"The multidisciplinary approaches, passion, and innovation of the 2013 Partnership in Prevention Award applicants, and the excellent programs they described, demonstrate that significant progress is being made in eliminating HAIs to protect patients," said Patti Grant RN, BSN, MS, CIC, APIC president. "Throughout the coming year, APIC is focusing attention on the important role that patients and families also play through our Infection Prevention and You campaign. We hope this focused attention will drive further adherence to, and support for, evidence-based interventions to prevent healthcare-associated infections."
Utilizing the Systems Engineering Initiative for Patient Safety (SEIPS), UWHC reduced the hospital-wide CAUTI rate from 4.7 per 1,000 catheter-days in 2011, to 3.5 per 1,000 catheter-days in 2012. The SEIPS model ensures patient safety by taking into consideration human factors, systems design, quality management, job design, and technology implementations. The team used a multi-faceted approach including daily rounds on patients with indwelling catheters, catheter removal protocols embedded in the electronic health record, CAUTI "champions" on each unit, and a CAUTI tool box on the hospital's intranet site.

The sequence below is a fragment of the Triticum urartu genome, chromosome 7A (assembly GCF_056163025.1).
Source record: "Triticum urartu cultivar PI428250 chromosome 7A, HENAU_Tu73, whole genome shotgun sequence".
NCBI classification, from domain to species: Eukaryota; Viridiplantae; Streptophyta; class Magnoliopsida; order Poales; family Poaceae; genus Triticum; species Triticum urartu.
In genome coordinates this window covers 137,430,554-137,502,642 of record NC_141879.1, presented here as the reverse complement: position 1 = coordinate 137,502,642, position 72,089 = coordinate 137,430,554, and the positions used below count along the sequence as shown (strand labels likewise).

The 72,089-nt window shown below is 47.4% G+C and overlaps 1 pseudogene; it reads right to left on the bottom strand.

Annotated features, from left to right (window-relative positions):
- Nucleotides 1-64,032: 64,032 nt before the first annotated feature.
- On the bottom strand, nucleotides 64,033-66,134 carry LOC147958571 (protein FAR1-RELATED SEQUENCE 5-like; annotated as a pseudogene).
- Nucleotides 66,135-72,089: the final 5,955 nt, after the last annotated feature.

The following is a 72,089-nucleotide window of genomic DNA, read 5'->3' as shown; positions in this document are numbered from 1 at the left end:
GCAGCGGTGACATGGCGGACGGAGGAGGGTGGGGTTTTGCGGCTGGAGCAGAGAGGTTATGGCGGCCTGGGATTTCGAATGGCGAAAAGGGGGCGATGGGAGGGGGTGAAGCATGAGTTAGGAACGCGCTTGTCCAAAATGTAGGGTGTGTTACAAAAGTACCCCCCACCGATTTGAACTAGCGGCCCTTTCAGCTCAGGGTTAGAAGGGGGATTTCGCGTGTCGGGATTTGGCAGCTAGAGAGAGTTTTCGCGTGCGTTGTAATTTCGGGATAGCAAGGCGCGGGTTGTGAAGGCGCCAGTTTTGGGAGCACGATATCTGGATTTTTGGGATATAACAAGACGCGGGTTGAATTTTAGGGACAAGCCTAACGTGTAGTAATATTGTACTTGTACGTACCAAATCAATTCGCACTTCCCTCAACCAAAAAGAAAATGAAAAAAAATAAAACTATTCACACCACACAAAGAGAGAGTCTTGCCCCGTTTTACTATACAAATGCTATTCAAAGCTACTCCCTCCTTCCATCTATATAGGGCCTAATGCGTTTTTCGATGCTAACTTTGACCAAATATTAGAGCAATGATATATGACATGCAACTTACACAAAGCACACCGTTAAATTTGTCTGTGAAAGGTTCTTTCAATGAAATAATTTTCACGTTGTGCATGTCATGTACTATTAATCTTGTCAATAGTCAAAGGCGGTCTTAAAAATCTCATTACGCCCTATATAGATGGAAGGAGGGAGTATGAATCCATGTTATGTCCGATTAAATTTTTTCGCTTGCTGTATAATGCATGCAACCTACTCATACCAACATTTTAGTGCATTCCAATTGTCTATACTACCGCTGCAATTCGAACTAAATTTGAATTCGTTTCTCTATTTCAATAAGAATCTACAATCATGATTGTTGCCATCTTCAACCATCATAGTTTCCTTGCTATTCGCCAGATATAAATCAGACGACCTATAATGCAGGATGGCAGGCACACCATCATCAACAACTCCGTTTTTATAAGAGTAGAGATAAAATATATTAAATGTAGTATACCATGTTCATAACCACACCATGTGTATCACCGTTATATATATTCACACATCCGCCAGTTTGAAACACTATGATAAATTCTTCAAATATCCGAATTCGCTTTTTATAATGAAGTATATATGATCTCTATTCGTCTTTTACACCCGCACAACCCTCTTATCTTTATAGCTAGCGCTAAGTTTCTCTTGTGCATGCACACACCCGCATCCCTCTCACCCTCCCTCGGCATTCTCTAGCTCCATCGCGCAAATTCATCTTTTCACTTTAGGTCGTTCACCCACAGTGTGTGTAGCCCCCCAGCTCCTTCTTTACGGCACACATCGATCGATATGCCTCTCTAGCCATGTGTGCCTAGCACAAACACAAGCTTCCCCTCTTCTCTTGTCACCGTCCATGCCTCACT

The hospital undertook a similar initiative to reduce VAP in their 24-bed neuroscience intensive care unit (ICU). By reinforcing best practices for VAP prevention, they only had two such infections between November 2011 and June 2013. Prior to the intervention, from January to October of 2011, there were 15 VAPs. They have since extended the effort to their medical-surgical ICU and have seen similar reductions.
UWHC also made hand hygiene a priority through adoption of the World Health Organization's hand hygiene campaign: Five Moments for Hand Hygiene. Since 2012, their hand hy
|Contact: Liz Garman|
Association for Professionals in Infection Control